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Baroness Scotland of Asthal: As so often, I agree with the sagacious remarks of the noble Baroness, Lady Park of Monmouth. It is right that the Lord Chief Justice is able to consult with whomsoever he considers most appropriate. In the ordinary way, one would anticipate that, as my noble friend Lord Dubs said, he would consult with all or any of those groups and many more. It would be wrong to specify in the Bill a limit on the number of people that he should consult.

I listened with great care to everything that was said by the noble Lord, Lord Fitt, and all other noble Lords about the sensitivity of the issue in Northern Ireland; I understand that. I also understand that the Human Rights Commission, whose members have done sterling work all over the world, appears to have caused a degree of consternation on the part of some in Northern Ireland. This may not be the most appropriate time or place to bandy words about the commission's merits—or demerits, as others would put it.

It would not be appropriate to put such matters in the Bill. We should leave it to the Lord Chief Justice's good judgment as to whom he may from time to time consult.

Lord Smith of Clifton: Having heard the Minister's explanation, I shall withdraw the amendment. Before I do so, I must endorse what the noble Lord, Lord Dubs, said. The concerted and concentrated attack by the Ulster Unionists on the Human Rights Commission is out of all proportion. There are some very distinguished people on the commission, including Professor Brice Dickson, who was a colleague of mine at the University of Ulster. I have put it on record before and I do so again now that he is a man of tremendous expertise in the field of civil rights and a man of complete integrity. Having said that, I beg leave to withdraw the amendment.

Amendment, by leave, withdrawn.

[Amendment No. 109 not moved.]

Clause 16 agreed to.

Clause 17 [Secretaries to Lord Chief Justice]:

[Amendment No. 110 not moved.]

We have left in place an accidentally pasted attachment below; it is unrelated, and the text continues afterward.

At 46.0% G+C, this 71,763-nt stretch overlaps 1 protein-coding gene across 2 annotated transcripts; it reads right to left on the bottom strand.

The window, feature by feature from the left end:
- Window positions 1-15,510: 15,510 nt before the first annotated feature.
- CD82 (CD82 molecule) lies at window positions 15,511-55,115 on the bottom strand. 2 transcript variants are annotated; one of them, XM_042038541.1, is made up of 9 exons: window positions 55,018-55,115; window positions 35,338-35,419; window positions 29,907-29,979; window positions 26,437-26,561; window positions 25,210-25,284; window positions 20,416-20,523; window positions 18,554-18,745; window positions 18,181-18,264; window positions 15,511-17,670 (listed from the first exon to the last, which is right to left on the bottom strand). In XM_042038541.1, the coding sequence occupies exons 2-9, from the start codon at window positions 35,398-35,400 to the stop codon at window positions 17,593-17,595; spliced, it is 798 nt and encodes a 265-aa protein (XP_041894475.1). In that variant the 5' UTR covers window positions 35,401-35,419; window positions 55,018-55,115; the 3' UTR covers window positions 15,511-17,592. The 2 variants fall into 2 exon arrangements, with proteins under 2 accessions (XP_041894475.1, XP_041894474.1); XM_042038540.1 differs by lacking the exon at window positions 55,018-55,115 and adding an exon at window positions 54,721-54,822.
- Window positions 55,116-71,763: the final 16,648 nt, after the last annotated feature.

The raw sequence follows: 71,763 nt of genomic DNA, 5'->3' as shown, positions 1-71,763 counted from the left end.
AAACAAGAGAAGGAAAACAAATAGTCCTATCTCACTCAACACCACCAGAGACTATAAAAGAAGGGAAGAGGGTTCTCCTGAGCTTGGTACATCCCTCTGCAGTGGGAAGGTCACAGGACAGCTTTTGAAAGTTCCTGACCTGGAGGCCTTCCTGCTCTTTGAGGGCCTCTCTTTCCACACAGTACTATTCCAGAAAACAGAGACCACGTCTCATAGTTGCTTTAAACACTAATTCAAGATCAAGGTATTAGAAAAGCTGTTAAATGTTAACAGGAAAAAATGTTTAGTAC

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Clause 17 agreed to.

Clause 18 agreed to.

[Amendment No. 111 not moved.]

Clause 19 [Judicial oath or affirmation]:

Lord Glentoran moved Amendment No. 112:

    Page 13, leave out lines 11 to 22 and insert "take the oath of allegiance and the judicial oath or make the appropriate affirmation"

The noble Lord said: Amendment No. 112 is grouped with Amendments Nos. 113 to 116, which I do not believe it should be.

Noble Lords: No, it is not.

Lord Glentoran: I apologise to the Committee—my list is out of date. I am delighted that it is not.

The main thrust of my argument is that oaths, affirmations and all sorts of other things are very emotional, very sensitive, and, when tinkered with in Northern Ireland, almost invariably cause trouble and give reason for trouble.

The Belfast agreement clearly states that it is not necessary to interfere or change sensitive symbols and that each of the parties is entitled to its own, as is the nation. By devolution, we are not sanitising Northern Ireland from the United Kingdom. We are not, as the noble Baroness said earlier, divorcing ourselves completely and utterly from the rest of the United Kingdom. Quite the reverse—we are, and I hope we will remain for many years to come, very much an integral part of the United Kingdom.

The criminal justice system that we are devolving and setting up for Northern Ireland is very much a part of the Queen's realm and the Queen's justice system. It is unnecessary to change the oath or affirmation in the Bill. I see no reason why it needs to be changed. Given all the sensitivities that are attached to the issue, to mess about is not in any way helpful. I beg to move.